UK diesel prices reach record high in blow to households and businesses – The Guardian

Oil

Average price hit 147.94p a litre on Sunday, up by 30p over the past year

UK diesel prices have reached a record high at the pumps a week after petrol prices hit their highest ever level, in a blow to hard-hit households and small businesses.

About 12.5 million diesel-car drivers faced an average price across the UK of 147.94p a litre on 31 October, narrowly surpassing the previous high of 147.93p set on 12 April 2012.

Diesel prices have risen by 30p a litre over the past year, driven higher by a sharp rebound in global oil markets, making a full 55-litre tank £16 more expensive. A 55-litre tank of diesel will now cost about £81, up from £65 a year ago, according to the motoring group RAC.

The record pump price for diesel came one week after the average daily price for a litre of petrol reached a record 142.94p, in what was described as a “truly dark day for drivers”.

Businesses in particular are expected to bear the brunt of the record diesel prices, according to the RAC. The UK has 4.5m vans, most of which run on diesel, and 525,000 heavy goods vehicles.

Simon Williams, a spokesperson for RAC, said although the new record was expected after the historic petrol price highs, it was “still another body blow to drivers and businesses across the country who were already struggling to cope with rising prices”.

“As well as hitting household budgets this will have a knock-on effect on the price we pay for goods and services, as diesel is very much the fuel of business and, as such, will contribute further to inflation,” he added.

Fears over a cost of living crisis this winter have kept a lid on fuel duty. In last week’s autumn budget statement, Rishi Sunak scrapped plans to introduce a 2.84p hike in fuel duty that was expected to cost drivers up to an extra £66 a car each year.

Pump prices have climbed steadily in line with global oil market prices, which have more than doubled from about $40 (£29) a barrel a year ago to about $85 in recent weeks because of a sudden rise in post-pandemic energy demand.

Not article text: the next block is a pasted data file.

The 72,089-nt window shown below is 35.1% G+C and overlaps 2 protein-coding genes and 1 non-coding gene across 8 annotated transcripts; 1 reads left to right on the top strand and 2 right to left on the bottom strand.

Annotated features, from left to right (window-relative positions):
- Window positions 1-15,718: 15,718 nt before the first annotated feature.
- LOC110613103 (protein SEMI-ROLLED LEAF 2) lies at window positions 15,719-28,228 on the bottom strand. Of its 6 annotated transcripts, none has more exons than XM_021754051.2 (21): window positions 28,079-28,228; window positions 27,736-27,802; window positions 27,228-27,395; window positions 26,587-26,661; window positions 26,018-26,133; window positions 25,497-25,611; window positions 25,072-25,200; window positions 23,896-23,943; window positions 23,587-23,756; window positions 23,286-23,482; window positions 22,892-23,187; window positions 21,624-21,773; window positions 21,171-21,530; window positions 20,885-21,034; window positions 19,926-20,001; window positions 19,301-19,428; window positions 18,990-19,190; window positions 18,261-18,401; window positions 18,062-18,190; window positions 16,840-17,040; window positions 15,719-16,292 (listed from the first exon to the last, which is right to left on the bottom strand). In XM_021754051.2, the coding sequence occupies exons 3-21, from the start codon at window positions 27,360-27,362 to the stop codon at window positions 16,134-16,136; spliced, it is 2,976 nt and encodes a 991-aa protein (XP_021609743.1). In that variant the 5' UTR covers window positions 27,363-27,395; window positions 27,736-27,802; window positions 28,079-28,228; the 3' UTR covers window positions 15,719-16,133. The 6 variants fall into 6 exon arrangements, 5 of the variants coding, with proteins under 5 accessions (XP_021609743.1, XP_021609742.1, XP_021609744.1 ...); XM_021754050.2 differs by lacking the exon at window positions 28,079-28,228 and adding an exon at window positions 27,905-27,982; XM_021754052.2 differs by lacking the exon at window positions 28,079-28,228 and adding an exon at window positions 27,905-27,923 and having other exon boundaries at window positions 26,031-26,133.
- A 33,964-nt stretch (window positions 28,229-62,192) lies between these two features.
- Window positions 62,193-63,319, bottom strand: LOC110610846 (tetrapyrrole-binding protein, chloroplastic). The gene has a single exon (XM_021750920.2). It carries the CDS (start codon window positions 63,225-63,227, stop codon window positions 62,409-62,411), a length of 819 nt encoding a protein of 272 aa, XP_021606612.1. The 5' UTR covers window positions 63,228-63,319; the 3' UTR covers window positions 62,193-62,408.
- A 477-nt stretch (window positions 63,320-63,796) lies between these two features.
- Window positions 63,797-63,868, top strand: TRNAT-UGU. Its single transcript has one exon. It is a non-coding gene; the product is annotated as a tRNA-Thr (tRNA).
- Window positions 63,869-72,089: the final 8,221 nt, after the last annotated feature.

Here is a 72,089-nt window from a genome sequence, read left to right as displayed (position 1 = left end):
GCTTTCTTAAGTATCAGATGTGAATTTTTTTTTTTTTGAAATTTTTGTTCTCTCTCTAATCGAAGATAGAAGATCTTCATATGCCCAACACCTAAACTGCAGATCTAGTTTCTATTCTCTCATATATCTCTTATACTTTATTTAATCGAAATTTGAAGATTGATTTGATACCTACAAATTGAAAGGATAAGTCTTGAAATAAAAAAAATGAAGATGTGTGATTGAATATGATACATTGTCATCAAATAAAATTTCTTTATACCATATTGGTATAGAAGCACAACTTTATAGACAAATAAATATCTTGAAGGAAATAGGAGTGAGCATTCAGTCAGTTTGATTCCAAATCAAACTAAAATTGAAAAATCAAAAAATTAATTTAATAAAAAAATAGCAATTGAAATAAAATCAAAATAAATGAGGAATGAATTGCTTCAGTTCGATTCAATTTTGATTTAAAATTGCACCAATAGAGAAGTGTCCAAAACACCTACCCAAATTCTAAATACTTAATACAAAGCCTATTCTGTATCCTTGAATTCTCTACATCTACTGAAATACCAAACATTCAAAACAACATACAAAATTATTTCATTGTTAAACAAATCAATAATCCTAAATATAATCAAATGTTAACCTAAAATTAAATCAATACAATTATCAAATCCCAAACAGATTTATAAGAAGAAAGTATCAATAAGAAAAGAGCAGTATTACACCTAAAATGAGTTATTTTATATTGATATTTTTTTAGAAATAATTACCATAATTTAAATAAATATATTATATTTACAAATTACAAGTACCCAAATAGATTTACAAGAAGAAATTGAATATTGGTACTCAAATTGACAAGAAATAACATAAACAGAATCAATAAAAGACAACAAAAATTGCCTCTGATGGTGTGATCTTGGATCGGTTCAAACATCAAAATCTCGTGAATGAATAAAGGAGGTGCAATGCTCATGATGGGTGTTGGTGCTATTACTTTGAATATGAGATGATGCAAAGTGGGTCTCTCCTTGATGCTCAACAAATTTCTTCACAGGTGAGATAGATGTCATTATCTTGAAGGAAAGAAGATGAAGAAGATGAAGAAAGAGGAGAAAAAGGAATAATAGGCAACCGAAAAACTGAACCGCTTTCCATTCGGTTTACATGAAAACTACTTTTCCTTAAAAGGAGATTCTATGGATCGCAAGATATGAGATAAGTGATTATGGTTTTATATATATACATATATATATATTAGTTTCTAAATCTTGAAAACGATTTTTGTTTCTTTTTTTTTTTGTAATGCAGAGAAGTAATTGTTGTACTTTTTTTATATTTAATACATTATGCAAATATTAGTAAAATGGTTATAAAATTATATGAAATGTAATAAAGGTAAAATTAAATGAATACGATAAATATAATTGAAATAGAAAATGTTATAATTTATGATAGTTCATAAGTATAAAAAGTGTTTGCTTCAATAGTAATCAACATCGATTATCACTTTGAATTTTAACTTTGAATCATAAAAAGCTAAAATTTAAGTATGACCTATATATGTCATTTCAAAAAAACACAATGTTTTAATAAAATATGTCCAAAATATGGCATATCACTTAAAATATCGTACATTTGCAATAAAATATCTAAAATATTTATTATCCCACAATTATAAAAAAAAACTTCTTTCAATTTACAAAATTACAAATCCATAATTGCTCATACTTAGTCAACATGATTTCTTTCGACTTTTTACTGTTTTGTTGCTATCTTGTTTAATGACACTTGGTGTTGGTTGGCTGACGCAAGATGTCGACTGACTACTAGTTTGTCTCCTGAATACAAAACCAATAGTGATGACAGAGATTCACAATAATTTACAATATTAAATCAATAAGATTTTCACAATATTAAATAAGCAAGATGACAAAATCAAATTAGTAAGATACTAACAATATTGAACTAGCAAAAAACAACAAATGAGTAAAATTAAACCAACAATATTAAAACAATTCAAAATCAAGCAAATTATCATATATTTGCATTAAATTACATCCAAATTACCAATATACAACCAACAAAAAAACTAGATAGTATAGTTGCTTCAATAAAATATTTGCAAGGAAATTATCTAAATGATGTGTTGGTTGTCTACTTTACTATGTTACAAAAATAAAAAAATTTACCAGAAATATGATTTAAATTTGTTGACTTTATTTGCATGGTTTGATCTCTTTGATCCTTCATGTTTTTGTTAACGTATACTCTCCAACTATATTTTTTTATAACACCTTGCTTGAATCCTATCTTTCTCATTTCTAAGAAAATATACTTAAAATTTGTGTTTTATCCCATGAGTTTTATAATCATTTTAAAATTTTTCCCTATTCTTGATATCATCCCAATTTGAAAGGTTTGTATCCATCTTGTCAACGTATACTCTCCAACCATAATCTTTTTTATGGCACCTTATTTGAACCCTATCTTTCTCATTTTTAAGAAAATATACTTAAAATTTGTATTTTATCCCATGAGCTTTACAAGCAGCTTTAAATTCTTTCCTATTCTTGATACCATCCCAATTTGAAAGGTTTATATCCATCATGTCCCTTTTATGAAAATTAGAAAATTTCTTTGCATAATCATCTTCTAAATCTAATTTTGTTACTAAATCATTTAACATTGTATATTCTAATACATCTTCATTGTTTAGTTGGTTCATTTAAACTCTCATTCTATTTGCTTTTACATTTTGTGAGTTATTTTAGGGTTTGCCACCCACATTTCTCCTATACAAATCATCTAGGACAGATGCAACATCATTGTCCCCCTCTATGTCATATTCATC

“While the price of diesel on the forecourt has primarily shot up due the cost of a barrel of oil doubling in the last year from about $40 to more than $80, the price of biodiesel is now two-and-a-half times what it was 12 months ago,” Williams said.

The global energy supply crisis has also caused gas markets to rocket to record highs, which could lead to historic winter heating bills. Squeezed suppliers have been hit by soaring wholesale prices, while the amount they can charge consumers is limited by the energy cap.

On Monday, Bluegreen Energy, which has 5,900 domestic customers, became the 15th supplier to collapse since early August.

The government hopes to break the UK’s reliance on gas boilers by offering £5,000 grants to help homes switch to electric heat pumps.

But Chris O’Shea, the boss of the British Gas owner Centrica, warned that another 40,000 heating engineers would be needed to meet the government’s ambition to retrofit millions of homes over the next decade. “We do have a real shortage,” he told a side event at the Cop26 conference in Glasgow.

Global oil prices are expected to continue to rise this year, and many banks have raised their market price forecasts to between $90 and $100 a barrel. Larry Fink, the chairman and chief executive of US investment giant BlackRock, said last week: “We’re looking at a high probability of $100 oil.”

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